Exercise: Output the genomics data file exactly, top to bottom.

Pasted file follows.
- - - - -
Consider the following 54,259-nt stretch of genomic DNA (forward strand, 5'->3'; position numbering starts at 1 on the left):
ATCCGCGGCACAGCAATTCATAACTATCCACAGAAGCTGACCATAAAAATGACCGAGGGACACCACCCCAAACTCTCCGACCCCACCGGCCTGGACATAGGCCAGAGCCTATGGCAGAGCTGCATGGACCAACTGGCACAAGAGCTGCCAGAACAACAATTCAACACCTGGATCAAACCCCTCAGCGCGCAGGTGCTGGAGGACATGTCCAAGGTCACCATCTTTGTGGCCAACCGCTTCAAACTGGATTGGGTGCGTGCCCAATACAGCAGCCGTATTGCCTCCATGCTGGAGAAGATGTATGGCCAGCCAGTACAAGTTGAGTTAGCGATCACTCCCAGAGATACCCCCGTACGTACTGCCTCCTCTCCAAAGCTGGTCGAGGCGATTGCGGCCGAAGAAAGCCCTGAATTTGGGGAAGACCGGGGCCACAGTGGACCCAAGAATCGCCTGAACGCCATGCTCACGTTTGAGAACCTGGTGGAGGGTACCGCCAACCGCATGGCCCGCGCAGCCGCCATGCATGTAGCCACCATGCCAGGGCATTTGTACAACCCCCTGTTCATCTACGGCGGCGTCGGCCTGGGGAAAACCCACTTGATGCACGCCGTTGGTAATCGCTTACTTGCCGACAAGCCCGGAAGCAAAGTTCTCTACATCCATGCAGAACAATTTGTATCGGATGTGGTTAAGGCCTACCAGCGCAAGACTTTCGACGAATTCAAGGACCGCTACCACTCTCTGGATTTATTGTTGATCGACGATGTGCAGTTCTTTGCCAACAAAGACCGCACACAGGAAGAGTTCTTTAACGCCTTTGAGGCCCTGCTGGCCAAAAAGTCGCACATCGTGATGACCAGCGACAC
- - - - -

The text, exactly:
Consider the following 54,259-nt stretch of genomic DNA (forward strand, 5'->3'; position numbering starts at 1 on the left):
ATCCGCGGCACAGCAATTCATAACTATCCACAGAAGCTGACCATAAAAATGACCGAGGGACACCACCCCAAACTCTCCGACCCCACCGGCCTGGACATAGGCCAGAGCCTATGGCAGAGCTGCATGGACCAACTGGCACAAGAGCTGCCAGAACAACAATTCAACACCTGGATCAAACCCCTCAGCGCGCAGGTGCTGGAGGACATGTCCAAGGTCACCATCTTTGTGGCCAACCGCTTCAAACTGGATTGGGTGCGTGCCCAATACAGCAGCCGTATTGCCTCCATGCTGGAGAAGATGTATGGCCAGCCAGTACAAGTTGAGTTAGCGATCACTCCCAGAGATACCCCCGTACGTACTGCCTCCTCTCCAAAGCTGGTCGAGGCGATTGCGGCCGAAGAAAGCCCTGAATTTGGGGAAGACCGGGGCCACAGTGGACCCAAGAATCGCCTGAACGCCATGCTCACGTTTGAGAACCTGGTGGAGGGTACCGCCAACCGCATGGCCCGCGCAGCCGCCATGCATGTAGCCACCATGCCAGGGCATTTGTACAACCCCCTGTTCATCTACGGCGGCGTCGGCCTGGGGAAAACCCACTTGATGCACGCCGTTGGTAATCGCTTACTTGCCGACAAGCCCGGAAGCAAAGTTCTCTACATCCATGCAGAACAATTTGTATCGGATGTGGTTAAGGCCTACCAGCGCAAGACTTTCGACGAATTCAAGGACCGCTACCACTCTCTGGATTTATTGTTGATCGACGATGTGCAGTTCTTTGCCAACAAAGACCGCACACAGGAAGAGTTCTTTAACGCCTTTGAGGCCCTGCTGGCCAAAAAGTCGCACATCGTGATGACCAGCGACAC